1.4. Install datasets

So far, we have created a DataLad-101 course dataset. We saved some additional readings into the dataset, and have carefully made and saved notes on the DataLad commands we discovered. Up to this point, we therefore know the typical, local workflow to create and populate a dataset from scratch.

But we’ve been told that with DataLad we could very easily get vast amounts of data to our computer. Rumor has it that this would be only a single command in the terminal! Therefore, everyone in today’s lecture excitedly awaits today’s topic: Installing datasets.

“With DataLad, users can install clones of existing DataLad datasets from paths, URLs, or open-data collections” our lecturer begins. “This makes accessing data fast and easy. A dataset that others could install can be created by anyone, without a need for additional software. Your own datasets can be installed by others, should you want that, for example. Therefore, not only accessing data becomes fast and easy, but also sharing.” “That’s so cool!”, you think. “Exam preparation will be a piece of cake if all of us can share our mid-term and final projects easily!” “But today, let’s only focus on how to install a dataset”, she continues. “Damn it! Can we not have longer lectures?”, you think and set alarms to all of the upcoming lecture dates in your calendar. There is so much exciting stuff to come, you cannot miss a single one.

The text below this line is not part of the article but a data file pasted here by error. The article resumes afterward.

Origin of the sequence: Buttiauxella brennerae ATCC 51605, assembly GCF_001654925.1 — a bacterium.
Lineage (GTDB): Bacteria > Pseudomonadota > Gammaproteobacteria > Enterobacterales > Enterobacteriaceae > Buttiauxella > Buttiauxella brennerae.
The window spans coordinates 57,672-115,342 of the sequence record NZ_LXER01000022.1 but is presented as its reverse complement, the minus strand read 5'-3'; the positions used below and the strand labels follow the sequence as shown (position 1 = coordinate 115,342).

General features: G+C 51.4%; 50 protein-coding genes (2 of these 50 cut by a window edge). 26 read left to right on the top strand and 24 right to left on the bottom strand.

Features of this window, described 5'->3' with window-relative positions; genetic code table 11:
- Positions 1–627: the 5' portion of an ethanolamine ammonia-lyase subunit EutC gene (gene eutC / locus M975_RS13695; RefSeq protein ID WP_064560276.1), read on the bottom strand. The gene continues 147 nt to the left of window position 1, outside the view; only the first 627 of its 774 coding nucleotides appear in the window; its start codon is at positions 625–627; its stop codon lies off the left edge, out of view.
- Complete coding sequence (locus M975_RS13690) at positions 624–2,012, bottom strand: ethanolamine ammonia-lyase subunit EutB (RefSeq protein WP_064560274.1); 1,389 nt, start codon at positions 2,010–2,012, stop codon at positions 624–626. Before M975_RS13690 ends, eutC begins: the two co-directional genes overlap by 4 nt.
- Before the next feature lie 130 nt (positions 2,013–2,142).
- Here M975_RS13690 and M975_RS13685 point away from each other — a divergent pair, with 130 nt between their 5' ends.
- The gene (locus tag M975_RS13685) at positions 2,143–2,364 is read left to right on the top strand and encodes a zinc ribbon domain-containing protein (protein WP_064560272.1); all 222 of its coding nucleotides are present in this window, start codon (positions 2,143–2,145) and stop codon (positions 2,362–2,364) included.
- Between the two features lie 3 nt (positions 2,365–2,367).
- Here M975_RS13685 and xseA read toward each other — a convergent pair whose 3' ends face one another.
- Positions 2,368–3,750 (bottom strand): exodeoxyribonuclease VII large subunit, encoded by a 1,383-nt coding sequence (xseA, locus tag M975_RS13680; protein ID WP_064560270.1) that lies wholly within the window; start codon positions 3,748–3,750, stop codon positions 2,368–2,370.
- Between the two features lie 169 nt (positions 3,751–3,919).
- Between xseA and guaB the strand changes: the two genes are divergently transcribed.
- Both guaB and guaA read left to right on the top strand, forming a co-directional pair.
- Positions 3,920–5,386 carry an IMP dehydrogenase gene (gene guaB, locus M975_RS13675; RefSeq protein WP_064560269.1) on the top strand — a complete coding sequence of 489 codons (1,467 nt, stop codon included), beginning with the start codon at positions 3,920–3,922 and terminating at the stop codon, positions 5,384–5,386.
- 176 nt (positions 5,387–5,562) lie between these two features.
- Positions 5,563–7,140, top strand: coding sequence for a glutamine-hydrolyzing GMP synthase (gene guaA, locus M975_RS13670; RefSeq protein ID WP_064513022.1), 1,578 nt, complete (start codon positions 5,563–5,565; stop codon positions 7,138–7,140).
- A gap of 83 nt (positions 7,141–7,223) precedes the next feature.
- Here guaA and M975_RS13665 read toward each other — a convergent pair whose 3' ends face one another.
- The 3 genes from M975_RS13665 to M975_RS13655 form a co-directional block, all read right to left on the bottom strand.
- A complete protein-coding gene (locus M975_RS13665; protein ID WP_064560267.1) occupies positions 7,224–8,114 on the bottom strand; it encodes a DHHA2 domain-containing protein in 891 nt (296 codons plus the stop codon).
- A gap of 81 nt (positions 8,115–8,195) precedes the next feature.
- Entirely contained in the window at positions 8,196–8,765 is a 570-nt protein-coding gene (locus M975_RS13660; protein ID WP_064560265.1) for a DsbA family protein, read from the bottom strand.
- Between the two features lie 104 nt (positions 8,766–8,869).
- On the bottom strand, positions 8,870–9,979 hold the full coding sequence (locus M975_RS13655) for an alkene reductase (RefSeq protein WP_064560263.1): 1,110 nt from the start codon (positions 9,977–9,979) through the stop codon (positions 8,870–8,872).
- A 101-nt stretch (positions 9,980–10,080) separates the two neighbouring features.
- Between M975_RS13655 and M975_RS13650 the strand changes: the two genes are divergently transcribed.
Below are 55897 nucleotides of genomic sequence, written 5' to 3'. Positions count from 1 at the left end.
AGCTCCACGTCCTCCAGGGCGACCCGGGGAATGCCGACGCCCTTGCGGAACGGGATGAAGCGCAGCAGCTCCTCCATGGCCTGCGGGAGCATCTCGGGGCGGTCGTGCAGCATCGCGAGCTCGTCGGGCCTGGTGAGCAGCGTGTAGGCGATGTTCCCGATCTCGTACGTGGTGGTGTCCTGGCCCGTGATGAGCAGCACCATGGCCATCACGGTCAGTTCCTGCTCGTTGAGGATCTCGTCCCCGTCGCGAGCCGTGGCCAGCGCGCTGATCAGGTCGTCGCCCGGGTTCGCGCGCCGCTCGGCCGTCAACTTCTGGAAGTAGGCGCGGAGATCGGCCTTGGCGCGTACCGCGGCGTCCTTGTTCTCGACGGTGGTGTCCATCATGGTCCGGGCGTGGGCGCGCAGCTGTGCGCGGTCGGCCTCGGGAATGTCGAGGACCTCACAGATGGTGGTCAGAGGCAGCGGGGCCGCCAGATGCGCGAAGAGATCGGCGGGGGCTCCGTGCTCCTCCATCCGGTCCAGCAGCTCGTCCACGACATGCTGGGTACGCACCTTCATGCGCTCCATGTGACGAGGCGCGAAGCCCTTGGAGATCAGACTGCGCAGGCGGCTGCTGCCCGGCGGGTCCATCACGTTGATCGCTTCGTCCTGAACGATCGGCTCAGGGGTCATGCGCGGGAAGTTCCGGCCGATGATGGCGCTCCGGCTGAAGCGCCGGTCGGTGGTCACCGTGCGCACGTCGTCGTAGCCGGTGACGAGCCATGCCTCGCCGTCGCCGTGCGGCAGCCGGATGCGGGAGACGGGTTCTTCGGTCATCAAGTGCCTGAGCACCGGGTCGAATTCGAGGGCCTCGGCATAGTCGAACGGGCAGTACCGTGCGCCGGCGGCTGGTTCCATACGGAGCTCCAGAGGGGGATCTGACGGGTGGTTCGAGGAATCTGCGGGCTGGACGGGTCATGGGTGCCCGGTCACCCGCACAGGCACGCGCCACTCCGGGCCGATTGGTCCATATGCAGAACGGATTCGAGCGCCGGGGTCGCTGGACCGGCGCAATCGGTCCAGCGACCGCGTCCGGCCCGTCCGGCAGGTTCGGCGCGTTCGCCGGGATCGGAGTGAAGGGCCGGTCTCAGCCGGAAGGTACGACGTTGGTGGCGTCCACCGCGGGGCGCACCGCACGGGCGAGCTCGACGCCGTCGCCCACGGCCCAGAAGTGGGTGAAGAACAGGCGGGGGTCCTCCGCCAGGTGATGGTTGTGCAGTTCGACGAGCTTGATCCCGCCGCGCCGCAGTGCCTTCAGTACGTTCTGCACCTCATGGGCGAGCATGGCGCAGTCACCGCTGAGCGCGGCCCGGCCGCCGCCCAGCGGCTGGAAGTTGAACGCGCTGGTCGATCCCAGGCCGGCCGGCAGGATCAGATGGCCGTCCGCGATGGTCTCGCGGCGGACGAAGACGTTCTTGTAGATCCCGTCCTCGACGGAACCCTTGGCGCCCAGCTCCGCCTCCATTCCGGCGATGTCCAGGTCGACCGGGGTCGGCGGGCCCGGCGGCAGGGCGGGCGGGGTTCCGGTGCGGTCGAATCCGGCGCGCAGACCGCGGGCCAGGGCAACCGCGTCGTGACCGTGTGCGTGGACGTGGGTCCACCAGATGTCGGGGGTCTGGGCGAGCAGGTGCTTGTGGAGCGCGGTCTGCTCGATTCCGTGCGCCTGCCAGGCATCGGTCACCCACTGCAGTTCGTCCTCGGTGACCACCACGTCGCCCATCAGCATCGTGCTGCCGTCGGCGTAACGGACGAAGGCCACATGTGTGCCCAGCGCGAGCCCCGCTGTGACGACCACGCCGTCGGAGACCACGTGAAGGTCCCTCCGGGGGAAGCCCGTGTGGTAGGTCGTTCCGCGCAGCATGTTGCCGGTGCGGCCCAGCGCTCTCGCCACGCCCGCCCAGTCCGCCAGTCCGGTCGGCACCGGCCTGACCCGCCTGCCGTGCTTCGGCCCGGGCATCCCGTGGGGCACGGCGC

“Psst!” a student from the row behind reaches over. “There are a bunch of audio recordings of a really cool podcast, and they have been shared in the form of a DataLad dataset! Shall we try whether we can install that?”

“Perfect! What a great way to learn how to install a dataset. Doing it now instead of looking at slides for hours is my preferred type of learning anyway”, you think as you fire up your terminal and navigate into your DataLad-101 dataset.

In this demonstration, we are using one of the many openly available datasets that DataLad provides in a public registry that anyone can access. One of these datasets is a collection of audio recordings of a great podcast, the longnow seminar series[2]. It consists of audio recordings about long-term thinking, and while the DataLad-101 course is not a long-term thinking seminar, those recordings are nevertheless a good addition to the large stash of yet-to-read text books we piled up. Let’s get this dataset into our existing DataLad-101 dataset.

To keep the DataLad-101 dataset neat and organized, we first create a new directory, called recordings.

$ # we are in the root of DataLad-101
$ mkdir recordings

The command that can be used to obtain a dataset is datalad clone (manual), but we often refer to the process of cloning a Dataset as installing. Let’s install the longnow podcasts in this new directory.